Our main observation, is, by value, the *h*-index is most correlated to the 2-degree. This makes complete sense, since the *h*-index is also limited in depth at 2 for which it considers a subset of publications. In contrast, when it comes to rankings, the *h*-index is most correlated to the 1-degree which is equivalent to the number of citations. Interestingly, our ascending flow also shares most correlation with the 2-degree as well and ranks with the 1-degree. This interesting effect may also be observed in Fig. 4 showing that most publications bringing influence to the source publication has done it already in depth two. The link between the *h*-index and the degree is further observable in Fig. 5.

In terms of computation, from *k*=2, the ranks obtained by the *k*-flow are *r*
_{
s
}=0.99 similar of those of the regular flow so when a gain of computation is needed, one can use *k*-diffuse version of the algorithm (Fig. 2).

#### Searching for a needle in the haystack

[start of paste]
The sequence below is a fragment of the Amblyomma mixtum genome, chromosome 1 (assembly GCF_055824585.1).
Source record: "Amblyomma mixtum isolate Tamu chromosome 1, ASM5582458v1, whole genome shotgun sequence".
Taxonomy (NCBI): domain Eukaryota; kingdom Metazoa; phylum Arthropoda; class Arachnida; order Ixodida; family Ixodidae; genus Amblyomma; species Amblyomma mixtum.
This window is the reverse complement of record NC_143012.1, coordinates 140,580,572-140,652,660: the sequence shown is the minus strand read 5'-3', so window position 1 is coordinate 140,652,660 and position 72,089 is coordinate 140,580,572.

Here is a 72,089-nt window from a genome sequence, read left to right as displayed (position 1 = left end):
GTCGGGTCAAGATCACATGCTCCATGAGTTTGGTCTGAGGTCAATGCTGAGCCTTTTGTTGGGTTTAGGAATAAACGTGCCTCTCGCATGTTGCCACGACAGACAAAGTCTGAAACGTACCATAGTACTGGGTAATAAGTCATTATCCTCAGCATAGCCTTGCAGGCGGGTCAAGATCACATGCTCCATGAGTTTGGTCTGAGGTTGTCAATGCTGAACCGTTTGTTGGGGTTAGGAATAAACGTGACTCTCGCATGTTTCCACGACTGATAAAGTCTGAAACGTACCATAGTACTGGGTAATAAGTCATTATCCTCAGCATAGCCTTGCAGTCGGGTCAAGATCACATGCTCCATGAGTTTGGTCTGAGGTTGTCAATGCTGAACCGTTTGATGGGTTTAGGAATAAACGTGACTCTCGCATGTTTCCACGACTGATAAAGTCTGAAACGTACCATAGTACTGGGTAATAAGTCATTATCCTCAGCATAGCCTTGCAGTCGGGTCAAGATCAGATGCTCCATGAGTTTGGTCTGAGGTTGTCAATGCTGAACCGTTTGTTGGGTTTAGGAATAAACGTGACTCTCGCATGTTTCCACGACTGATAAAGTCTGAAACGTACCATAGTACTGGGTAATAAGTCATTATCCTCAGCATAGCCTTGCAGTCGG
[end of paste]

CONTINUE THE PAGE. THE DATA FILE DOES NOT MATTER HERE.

We observed all publications with *h*-index =6 (1054 publications in the dataset). With this sample of fixed *h*-index nodes, the ascending flow does not correlate well with other classical measures: *ρ*=0.136 with the 2-degree which was the most correlated value over the network with the ascending flow and the *h*-index, *ρ*=0.096 with the number of citations, *ρ*=0.228 with the total descending nodes (*∞*-degree).

However, if we plot the distribution of the flow coefficient (Fig. 6) we can notice one outlier node that cannot be noticed in any other distribution: this node happens to be the oldest publication (ID9201019^{2}) among all publications with *h*-index =6. We also tested if the node was an outlier in all other measures, including date and DAG depth (which could be the longest if the node has deep descending nodes), but the work is not an outlier in any of those measures.

If we look in details at why this node received so much flow, we can “follow down” the path of maximum flow passed by its citing publications: we recursively take the edge that shares the maximum value until there is no other citing node. The path is only 22 edges long and the influence received by the nodes constantly increases up to 7 nodes before decreasing (Table 2 presents the statistics of the 8 first nodes of the path). Two articles in this path are the #2 and #3 most cited works in the whole archive!

#### Comparisons of “similar” publications